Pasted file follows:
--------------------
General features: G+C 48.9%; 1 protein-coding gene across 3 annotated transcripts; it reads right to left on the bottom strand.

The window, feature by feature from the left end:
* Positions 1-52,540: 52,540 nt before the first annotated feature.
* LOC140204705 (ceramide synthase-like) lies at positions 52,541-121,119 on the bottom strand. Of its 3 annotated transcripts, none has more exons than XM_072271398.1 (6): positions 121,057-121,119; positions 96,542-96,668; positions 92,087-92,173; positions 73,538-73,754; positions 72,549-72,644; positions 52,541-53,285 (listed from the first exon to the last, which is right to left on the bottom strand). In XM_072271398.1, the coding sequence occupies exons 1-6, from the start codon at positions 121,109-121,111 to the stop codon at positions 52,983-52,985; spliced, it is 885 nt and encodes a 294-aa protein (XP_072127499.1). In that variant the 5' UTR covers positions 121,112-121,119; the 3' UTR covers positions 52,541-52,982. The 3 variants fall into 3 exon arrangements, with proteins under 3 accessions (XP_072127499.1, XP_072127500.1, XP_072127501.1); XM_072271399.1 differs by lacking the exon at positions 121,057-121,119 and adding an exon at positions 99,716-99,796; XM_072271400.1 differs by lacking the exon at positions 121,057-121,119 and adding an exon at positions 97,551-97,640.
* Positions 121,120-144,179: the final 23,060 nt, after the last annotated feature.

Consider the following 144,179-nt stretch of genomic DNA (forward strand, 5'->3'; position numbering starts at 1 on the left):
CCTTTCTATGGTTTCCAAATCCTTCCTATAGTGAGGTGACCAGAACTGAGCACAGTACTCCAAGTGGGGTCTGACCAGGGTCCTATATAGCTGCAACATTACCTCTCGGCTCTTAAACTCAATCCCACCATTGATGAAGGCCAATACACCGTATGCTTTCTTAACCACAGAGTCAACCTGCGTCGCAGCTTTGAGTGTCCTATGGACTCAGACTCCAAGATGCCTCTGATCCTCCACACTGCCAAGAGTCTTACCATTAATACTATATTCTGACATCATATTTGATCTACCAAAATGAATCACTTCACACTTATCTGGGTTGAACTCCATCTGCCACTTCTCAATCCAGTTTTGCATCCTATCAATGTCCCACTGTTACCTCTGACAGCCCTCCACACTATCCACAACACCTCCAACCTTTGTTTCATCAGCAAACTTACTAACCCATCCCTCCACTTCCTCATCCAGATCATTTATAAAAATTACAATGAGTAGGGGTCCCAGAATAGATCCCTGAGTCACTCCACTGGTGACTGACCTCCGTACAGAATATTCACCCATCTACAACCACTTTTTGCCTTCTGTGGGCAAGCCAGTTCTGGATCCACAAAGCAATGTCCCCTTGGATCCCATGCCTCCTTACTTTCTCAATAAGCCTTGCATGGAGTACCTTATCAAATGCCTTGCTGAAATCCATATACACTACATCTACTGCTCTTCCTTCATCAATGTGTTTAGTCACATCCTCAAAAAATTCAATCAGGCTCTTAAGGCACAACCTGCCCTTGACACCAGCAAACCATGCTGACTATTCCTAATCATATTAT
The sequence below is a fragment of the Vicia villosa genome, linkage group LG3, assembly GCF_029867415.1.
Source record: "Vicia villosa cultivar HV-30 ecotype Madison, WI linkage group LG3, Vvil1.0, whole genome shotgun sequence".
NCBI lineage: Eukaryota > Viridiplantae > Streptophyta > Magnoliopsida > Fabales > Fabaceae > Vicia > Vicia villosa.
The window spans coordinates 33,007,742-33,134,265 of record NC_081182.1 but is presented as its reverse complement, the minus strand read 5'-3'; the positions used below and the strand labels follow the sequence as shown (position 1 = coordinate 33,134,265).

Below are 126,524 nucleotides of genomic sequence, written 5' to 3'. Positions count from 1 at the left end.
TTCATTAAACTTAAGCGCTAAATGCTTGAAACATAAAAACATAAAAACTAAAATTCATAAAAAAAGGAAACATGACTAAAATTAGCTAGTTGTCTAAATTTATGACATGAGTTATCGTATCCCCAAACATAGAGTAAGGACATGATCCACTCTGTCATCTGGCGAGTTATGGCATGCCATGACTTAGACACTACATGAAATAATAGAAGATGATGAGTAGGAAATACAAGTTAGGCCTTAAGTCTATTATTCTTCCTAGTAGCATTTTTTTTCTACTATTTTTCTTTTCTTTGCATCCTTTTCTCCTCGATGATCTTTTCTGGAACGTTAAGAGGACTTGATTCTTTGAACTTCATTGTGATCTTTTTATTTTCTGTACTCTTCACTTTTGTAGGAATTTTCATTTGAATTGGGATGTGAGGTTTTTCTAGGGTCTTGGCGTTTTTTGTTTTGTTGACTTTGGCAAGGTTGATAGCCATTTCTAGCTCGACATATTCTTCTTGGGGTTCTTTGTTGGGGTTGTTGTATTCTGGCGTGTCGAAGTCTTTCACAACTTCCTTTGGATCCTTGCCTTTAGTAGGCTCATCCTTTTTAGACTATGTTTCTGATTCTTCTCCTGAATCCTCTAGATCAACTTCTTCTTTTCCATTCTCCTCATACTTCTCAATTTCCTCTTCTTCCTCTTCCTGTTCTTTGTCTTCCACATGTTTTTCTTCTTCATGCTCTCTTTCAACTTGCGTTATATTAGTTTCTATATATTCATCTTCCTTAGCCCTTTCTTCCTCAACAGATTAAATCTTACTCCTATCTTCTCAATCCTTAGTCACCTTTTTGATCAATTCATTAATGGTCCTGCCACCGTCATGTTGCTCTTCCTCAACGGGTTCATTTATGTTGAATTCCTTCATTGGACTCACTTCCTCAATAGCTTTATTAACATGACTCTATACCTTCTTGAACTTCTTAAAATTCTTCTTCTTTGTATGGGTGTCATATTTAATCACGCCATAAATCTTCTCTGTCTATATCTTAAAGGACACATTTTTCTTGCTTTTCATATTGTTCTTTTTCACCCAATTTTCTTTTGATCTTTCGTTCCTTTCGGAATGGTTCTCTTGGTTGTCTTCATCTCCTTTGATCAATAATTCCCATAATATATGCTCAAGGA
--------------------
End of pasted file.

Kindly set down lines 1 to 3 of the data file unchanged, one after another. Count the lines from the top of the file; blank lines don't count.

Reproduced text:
General features: G+C 48.9%; 1 protein-coding gene across 3 annotated transcripts; it reads right to left on the bottom strand.

The window, feature by feature from the left end:
* Positions 1-52,540: 52,540 nt before the first annotated feature.